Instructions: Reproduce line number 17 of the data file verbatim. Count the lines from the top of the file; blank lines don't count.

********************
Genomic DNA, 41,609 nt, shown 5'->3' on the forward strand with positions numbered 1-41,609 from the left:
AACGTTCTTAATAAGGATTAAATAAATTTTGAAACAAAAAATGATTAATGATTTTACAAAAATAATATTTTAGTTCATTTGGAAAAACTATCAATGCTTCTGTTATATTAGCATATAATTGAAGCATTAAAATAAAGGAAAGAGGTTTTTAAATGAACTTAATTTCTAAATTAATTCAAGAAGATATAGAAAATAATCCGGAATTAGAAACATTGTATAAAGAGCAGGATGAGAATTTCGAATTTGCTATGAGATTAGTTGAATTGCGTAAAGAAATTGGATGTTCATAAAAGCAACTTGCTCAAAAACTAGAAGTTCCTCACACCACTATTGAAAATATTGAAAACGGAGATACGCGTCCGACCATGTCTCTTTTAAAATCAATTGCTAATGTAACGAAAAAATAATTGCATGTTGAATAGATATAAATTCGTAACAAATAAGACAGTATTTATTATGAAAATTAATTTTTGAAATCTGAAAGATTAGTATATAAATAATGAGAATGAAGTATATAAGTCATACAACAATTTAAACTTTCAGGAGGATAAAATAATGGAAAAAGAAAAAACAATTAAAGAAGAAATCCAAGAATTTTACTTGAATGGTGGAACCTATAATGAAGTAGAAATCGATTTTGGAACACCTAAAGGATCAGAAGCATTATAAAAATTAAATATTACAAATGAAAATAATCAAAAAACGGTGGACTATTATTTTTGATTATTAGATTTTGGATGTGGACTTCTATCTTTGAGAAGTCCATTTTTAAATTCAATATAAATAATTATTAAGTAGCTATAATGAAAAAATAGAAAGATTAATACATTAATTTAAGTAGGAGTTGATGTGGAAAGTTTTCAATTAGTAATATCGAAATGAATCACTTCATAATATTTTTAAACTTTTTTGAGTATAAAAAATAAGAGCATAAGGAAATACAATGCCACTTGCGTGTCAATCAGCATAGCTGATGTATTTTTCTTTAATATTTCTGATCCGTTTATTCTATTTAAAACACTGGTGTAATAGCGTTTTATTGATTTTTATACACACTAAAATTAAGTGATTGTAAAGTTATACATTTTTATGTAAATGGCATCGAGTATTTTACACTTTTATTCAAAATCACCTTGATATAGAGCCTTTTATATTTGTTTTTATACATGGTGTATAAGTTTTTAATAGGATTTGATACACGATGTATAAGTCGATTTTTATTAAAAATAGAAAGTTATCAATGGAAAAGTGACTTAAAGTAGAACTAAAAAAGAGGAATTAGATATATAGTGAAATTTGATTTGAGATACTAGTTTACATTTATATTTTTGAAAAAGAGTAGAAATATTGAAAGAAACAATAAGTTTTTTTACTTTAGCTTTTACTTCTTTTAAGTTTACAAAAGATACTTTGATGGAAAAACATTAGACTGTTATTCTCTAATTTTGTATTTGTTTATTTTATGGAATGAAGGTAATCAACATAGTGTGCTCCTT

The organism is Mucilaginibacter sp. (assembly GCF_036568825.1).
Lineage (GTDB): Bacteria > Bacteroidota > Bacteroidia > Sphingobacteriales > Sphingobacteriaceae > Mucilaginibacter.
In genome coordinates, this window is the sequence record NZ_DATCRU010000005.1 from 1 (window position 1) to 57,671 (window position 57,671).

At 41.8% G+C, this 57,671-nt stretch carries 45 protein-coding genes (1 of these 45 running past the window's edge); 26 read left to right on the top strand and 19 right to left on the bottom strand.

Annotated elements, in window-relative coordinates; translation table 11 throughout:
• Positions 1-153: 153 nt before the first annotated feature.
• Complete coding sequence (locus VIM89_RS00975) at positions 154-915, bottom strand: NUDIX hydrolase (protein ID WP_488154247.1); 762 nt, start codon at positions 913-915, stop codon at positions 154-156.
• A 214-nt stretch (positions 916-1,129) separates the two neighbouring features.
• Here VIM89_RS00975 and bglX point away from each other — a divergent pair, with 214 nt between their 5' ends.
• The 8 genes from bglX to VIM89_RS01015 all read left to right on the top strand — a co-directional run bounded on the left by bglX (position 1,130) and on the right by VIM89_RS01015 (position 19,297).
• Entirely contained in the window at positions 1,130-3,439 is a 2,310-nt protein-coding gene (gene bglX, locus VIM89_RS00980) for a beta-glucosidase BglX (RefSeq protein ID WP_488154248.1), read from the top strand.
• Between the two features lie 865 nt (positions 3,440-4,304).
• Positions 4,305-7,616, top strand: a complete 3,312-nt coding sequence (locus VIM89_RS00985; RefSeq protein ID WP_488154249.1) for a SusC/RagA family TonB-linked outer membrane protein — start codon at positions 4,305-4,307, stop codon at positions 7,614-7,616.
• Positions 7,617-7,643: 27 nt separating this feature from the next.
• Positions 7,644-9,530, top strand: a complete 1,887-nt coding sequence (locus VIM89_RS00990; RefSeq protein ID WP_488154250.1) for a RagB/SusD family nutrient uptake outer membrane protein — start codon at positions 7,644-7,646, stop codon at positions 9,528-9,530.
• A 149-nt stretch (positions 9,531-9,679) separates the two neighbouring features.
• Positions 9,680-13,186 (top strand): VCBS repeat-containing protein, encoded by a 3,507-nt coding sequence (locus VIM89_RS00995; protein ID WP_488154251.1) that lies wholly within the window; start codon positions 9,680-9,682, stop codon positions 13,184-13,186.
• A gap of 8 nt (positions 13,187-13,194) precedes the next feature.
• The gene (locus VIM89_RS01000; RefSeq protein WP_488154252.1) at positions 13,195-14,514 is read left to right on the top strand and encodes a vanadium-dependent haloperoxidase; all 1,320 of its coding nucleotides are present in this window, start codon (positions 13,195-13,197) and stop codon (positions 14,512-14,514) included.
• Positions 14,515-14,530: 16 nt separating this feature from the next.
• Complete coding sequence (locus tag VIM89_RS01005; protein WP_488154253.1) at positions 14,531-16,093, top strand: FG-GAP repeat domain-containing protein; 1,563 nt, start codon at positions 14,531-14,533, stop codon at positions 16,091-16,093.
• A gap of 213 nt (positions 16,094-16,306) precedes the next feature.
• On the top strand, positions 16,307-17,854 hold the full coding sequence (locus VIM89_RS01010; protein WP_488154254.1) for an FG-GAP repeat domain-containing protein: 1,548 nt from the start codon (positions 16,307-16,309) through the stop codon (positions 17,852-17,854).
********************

• Positions 7,644-9,530, top strand: a complete 1,887-nt coding sequence (locus VIM89_RS00990; RefSeq protein ID WP_488154250.1) for a RagB/SusD family nutrient uptake outer membrane protein — start codon at positions 7,644-7,646, stop codon at positions 9,528-9,530.